Gold has not closed outside the range of 1,282 to 1,311 US per oz. since April 14, 2014. It has made the market action over the last six weeks decisively boring. That being said, the low level of volatility in the metals market has been accompanied by seesawing equities. Fridays close on the S&P500 above 1900, despite sitting on record levels, marks the fourth time since March the benchmark US index has attempted to breakout past that physiological barrier. Nonetheless, the one market that has made a significant move in one direction has been US treasuries. While it remains difficult to draw conclusions from passive metal prices or volatile stock markets, it’s the bond market that highlights the perplexities of the western economies stalling economic recoveries. Additionally, it questions whether the outlook for increasing long term interest rates is still intact.
The prospect of the US economic recovery yet again losing pace seems to be what has brought investors back into the US bond market. This too is what has prompted many analysts and money managers to suggest the equity markets are long overdue for a correction; however, the inflation story is what is retarding the earlier notion of an all but certain rise in interest rates. Minutes from the US Federal Reserve’s most recent April meeting even revealed that inflation expectations still remain relatively low for the remainder of 2014, and markets were left indecisive as to whether policy will return to normal perhaps sooner than later.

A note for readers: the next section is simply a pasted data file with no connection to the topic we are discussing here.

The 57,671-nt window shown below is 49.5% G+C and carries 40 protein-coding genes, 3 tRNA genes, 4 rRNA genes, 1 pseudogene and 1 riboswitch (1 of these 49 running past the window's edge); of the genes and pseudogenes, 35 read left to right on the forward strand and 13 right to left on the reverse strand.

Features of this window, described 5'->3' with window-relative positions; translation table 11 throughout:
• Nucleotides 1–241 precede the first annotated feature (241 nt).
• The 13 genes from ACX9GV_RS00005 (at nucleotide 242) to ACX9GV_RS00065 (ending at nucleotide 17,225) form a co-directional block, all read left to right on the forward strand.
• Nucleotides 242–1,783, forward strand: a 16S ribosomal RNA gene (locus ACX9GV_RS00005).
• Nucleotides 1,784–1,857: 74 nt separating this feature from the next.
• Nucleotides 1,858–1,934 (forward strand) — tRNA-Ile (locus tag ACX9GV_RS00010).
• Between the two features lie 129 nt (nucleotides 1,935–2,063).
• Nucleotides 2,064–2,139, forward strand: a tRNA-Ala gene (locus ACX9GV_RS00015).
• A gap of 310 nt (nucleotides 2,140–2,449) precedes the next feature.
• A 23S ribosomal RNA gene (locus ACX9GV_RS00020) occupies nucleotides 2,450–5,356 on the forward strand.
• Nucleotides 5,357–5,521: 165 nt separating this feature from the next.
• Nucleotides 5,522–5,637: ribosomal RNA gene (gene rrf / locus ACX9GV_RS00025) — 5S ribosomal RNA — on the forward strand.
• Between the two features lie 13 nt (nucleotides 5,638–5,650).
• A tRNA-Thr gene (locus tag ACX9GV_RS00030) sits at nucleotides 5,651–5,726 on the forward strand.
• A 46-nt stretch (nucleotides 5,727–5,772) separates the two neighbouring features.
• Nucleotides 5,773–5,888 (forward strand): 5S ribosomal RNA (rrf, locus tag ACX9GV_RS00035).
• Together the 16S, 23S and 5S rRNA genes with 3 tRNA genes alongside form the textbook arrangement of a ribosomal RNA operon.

To make matters even more complex, New York Fed District President William Dudley (who may be one of the more recognized voting members amongst the FOMC) suggested this past week that the Fed keeps their 4.3 trillion dollar balance sheet status quo (see chart below). Quantitative easing was accomplished by expanding the Fed’s balance sheet to purchase Mortgage backed securities and treasury bonds. As these debt instruments mature, instead of removing the proceeds from the Fed’s balance sheet, Dudley suggests they reinvest in what is still a struggling mortgage market. Thus, the question of the long term implications or consequences of an inflated Federal Reserve balance sheet hangs over financial markets.
Famed bond investors have grabbed headlines over the last year for the comments on the end of the bull market in bonds. Most memorable was a tweet from Bill Gross of PIMCO, which read, “The secular 30-yr bull market in bonds likely ended 4/29/2013…” The misconception might have been that bonds were now entering a bear market as the economy springs back to life, but this leaves out another scenario, and perhaps the one currently playing out. And that is that interest rates are at historical lows, but they will remain at historical lows for some time. There is no question that is what a country like Canada has seen, when our 10 year yields recently touched a level not seen since June of last year. Furthermore, maybe some of the forecasts for 2014 like an 85 cent Canadian dollar, 3 percent GDP growth in the US, or US investment banks calling for $1,000 gold prices have to be rethought.